Lines of Banders

Discussion in 'The Rehearsal Room' started by David Mann, Nov 28, 2007.

  1. David Mann

    David Mann Member

    Can anyone claim a teacher / pupil line back to the brass band greats (Rimmer, Gladney, Swift and others)? Piano example:

    Anton Nel belongs to one of the most famous lines of pianists ever. Nel's teacher was South African virtuoso Adolph Hallis, who was taught by the most famous of the Romantic piano teachers, Theodor Leschetizky, who in turn was taught by Carl Czerny, a pedagogue whose studies most piano students still play today. Czerny was taught by none other than Ludwig van Beethoven, who for his part was taught by Mozart's composer friend, and rival, Joseph Haydn. Before that, the piano didn't even exist.

    full article here
    www.austinchronicle.com/gyrobase/Issue/story?oid=oid%3A258627
     
  2. Aussie Tuba

    Aussie Tuba Member

    My Teacher Pupil Line goes back to my Grandfather George Wilks who was a Great Euphonium Player in the Brass Band Movement of his Day.
    He played for The Hereford Band under Alfred Grainger , as well as many other Bands. including The City of Birmingham before they Changed their name to The City of Birmingham.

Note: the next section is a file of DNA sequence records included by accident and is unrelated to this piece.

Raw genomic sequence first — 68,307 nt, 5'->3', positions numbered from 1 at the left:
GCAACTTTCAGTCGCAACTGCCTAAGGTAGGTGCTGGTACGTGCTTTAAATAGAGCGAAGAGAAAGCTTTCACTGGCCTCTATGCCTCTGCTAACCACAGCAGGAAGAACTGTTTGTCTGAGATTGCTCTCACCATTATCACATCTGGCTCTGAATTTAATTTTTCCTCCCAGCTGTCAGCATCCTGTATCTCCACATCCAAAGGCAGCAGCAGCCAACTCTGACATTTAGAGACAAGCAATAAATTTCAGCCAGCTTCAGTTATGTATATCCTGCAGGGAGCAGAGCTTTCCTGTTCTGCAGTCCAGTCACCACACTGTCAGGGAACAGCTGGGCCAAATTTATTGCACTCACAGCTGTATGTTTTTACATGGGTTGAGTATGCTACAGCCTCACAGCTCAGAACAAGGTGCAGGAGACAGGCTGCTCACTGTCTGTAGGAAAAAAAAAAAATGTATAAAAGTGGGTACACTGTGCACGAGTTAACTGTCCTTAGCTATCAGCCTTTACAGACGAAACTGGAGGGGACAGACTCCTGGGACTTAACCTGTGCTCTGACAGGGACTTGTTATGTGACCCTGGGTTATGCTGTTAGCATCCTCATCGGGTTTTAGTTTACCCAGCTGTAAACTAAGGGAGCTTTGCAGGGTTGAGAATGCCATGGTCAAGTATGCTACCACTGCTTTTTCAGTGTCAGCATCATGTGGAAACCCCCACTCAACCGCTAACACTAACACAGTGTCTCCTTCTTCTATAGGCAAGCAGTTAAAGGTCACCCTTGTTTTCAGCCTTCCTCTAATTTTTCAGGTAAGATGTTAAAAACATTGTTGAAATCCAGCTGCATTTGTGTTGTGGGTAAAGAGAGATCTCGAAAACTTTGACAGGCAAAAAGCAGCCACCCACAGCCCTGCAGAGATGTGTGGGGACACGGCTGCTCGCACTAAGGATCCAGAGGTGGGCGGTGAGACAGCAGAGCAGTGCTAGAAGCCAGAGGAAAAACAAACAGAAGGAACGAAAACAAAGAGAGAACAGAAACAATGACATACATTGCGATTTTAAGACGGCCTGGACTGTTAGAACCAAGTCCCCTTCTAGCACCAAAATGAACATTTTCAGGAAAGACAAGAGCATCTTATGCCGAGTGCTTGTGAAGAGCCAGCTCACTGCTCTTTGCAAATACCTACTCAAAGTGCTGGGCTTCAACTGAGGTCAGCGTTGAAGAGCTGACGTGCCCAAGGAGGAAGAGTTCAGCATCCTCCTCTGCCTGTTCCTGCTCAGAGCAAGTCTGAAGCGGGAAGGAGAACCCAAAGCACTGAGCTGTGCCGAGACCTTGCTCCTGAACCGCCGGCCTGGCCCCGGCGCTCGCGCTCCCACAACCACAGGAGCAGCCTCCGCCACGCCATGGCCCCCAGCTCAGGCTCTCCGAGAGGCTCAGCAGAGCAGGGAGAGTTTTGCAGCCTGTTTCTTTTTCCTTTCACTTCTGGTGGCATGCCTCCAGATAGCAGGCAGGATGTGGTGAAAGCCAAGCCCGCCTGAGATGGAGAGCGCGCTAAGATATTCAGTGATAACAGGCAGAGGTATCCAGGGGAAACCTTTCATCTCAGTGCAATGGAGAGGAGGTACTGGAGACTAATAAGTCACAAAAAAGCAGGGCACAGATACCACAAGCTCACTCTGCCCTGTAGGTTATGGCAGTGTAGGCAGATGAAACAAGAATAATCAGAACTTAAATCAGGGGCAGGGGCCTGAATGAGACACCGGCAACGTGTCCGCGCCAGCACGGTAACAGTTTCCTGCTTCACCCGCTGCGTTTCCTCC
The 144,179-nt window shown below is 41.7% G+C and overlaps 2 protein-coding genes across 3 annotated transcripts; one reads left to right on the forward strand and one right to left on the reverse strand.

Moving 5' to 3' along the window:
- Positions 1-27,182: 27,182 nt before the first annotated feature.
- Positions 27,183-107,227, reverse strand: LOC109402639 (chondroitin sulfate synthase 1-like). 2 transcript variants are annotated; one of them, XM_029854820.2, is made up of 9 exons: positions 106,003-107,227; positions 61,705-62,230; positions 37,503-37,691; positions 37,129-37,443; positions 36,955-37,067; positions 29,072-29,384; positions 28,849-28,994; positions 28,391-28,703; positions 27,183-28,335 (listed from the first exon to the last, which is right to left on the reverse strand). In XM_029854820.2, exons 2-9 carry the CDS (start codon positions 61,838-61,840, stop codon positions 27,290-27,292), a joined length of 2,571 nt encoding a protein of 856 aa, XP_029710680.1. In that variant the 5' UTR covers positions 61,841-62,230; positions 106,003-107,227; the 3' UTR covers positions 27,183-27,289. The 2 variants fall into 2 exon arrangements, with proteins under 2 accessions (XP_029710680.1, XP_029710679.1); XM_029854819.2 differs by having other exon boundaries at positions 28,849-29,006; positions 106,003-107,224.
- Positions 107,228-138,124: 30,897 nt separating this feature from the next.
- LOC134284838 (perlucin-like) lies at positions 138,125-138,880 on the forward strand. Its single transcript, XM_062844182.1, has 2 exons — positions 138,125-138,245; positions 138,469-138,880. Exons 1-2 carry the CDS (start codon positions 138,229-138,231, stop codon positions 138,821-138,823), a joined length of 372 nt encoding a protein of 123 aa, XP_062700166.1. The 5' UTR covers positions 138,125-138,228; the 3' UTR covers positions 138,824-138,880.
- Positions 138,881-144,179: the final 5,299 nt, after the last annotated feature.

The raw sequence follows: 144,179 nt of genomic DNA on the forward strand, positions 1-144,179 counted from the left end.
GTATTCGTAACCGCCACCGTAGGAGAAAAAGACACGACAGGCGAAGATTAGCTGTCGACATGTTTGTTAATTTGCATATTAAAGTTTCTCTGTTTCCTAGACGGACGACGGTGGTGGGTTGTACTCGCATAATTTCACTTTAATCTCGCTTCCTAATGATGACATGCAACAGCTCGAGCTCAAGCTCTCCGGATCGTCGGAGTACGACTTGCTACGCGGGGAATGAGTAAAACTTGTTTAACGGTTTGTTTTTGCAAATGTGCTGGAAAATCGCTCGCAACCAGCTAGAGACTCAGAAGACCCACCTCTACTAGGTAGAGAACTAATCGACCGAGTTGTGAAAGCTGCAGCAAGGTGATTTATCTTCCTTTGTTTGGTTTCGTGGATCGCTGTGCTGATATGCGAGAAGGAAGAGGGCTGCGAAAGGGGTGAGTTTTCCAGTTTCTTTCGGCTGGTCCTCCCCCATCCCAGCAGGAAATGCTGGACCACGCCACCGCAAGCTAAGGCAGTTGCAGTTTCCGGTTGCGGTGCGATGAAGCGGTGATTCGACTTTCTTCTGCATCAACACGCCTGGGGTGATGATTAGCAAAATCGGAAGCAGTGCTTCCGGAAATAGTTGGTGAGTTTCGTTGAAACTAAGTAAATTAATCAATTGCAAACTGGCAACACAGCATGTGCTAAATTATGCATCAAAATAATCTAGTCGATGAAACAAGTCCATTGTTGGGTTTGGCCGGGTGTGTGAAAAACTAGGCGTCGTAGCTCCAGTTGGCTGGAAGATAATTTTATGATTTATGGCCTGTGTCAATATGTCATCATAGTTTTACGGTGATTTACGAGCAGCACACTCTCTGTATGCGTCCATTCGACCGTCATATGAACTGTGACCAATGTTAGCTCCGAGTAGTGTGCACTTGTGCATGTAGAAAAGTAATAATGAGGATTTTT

3. Baritonedeaf

    Baritonedeaf Member

    Brass band Royalty then :-D
     
  4. Bass Man

    Bass Man Active Member

    Not completely in line with this thread, but my Great Grandfather was a cornet player and his father a Bass player, both for St Hilda Colliery Band.
     
  5. Anno Draconis

    Anno Draconis Well-Known Member

    A little while ago I had an opportunity to talk to Harry Bentham, who has taught hundreds of players in his time, and he told me he played principal cornet for William Halliwell :eek: - Dick Evans was his 3rd man down for a while. So anyone taught by Harry can claim a pretty impressive "lineage"!
     
  6. Bayerd

    Bayerd Active Member

    We have a 'Rimmer' in our band who claims to have a famous great-grandfather, wouldn't divulge who between breaths though...............
     

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